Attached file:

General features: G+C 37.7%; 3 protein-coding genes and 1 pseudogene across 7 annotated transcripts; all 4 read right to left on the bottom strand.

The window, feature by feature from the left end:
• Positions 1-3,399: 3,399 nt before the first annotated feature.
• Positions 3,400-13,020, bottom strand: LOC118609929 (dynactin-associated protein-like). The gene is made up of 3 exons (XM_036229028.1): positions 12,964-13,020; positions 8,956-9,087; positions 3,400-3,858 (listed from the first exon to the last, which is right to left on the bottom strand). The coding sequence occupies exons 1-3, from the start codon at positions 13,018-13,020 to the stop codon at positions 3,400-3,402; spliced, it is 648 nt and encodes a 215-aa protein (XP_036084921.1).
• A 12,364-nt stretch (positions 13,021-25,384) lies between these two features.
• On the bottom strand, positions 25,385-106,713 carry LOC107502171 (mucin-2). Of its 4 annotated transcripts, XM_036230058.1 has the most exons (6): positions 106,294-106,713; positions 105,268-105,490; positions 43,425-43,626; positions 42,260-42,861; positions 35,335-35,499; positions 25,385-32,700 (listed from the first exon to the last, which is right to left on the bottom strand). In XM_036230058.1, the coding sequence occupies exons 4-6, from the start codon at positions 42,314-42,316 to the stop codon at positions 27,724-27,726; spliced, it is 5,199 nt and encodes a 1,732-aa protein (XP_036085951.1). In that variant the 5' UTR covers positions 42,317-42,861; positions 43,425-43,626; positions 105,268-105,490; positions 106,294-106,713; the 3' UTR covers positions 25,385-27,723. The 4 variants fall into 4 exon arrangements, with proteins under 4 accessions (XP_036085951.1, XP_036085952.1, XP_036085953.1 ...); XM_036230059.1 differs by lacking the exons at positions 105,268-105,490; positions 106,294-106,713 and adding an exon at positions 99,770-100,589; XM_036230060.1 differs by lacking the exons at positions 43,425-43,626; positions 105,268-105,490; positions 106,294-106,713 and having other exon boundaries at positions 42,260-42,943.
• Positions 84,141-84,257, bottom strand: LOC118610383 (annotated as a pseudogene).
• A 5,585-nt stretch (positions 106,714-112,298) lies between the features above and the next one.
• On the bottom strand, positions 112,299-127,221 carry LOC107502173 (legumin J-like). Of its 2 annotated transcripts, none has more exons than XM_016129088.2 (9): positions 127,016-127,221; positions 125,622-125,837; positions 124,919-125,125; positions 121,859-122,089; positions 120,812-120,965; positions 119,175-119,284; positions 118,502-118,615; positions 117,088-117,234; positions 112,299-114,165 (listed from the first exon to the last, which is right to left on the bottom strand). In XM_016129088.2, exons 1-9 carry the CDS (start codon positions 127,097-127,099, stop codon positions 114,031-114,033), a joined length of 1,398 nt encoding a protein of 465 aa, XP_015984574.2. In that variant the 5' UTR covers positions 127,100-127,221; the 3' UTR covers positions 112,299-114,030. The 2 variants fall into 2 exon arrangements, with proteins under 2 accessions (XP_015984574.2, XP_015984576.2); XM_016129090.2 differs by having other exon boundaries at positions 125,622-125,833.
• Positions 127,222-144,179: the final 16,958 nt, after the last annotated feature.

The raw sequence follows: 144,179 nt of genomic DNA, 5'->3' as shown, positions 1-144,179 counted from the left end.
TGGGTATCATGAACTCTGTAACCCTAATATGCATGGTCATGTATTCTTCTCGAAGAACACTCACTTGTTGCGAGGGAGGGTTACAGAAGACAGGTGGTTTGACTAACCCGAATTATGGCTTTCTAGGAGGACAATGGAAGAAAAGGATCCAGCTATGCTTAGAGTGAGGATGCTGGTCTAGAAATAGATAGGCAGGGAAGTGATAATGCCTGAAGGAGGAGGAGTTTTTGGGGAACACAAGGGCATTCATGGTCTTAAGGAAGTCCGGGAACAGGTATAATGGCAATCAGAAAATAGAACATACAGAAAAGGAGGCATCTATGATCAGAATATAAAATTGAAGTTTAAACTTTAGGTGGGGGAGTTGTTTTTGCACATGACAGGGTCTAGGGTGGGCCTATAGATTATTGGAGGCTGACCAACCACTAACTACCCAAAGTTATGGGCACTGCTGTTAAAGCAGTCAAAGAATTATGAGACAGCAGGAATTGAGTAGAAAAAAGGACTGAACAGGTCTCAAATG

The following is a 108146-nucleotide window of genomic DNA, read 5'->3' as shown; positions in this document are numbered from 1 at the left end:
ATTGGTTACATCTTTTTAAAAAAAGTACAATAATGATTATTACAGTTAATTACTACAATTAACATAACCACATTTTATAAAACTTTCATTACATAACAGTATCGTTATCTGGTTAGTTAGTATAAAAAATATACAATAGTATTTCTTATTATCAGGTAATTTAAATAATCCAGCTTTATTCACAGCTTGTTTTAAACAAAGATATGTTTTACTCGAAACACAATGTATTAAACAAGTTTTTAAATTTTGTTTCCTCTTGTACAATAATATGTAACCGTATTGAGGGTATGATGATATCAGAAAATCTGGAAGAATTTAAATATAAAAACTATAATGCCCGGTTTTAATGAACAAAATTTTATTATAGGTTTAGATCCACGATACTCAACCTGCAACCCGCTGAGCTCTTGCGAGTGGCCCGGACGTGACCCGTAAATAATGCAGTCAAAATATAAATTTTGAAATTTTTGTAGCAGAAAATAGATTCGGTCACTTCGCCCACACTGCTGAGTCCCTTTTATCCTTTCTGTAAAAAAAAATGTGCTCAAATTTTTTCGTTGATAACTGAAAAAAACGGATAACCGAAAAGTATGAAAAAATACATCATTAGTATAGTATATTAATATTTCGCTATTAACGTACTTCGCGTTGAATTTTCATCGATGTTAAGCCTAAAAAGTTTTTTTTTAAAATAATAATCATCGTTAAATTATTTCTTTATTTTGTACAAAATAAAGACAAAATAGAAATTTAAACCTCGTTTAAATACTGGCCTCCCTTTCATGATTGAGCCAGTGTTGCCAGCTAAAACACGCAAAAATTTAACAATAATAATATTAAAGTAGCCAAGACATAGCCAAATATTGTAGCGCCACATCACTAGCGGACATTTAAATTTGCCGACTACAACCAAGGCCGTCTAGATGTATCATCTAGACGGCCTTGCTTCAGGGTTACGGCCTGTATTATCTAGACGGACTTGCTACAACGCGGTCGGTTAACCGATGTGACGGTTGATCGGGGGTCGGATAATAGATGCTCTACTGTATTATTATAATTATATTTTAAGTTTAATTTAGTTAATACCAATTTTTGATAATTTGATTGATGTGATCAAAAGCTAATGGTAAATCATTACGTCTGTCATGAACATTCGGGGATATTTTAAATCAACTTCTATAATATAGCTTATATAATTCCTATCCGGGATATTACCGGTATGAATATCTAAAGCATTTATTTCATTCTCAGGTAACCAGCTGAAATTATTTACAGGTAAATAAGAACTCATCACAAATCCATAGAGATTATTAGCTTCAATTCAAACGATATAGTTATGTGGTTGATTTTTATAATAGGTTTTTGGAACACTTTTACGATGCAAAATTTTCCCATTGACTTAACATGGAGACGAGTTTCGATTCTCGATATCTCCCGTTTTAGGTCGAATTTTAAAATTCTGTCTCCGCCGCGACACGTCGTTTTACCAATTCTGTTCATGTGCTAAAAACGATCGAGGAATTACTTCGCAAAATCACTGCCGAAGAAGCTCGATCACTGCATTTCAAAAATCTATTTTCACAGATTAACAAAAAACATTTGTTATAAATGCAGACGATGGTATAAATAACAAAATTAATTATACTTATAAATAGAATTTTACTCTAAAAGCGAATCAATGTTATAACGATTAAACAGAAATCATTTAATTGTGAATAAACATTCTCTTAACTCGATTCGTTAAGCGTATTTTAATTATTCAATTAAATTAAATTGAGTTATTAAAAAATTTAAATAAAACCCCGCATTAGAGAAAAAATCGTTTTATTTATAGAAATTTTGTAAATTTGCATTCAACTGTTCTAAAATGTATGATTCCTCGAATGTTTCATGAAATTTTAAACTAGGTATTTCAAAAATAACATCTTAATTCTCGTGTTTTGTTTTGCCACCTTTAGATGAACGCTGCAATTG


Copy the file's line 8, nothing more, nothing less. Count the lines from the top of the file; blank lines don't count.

• A 5,585-nt stretch (positions 106,714-112,298) lies between the features above and the next one.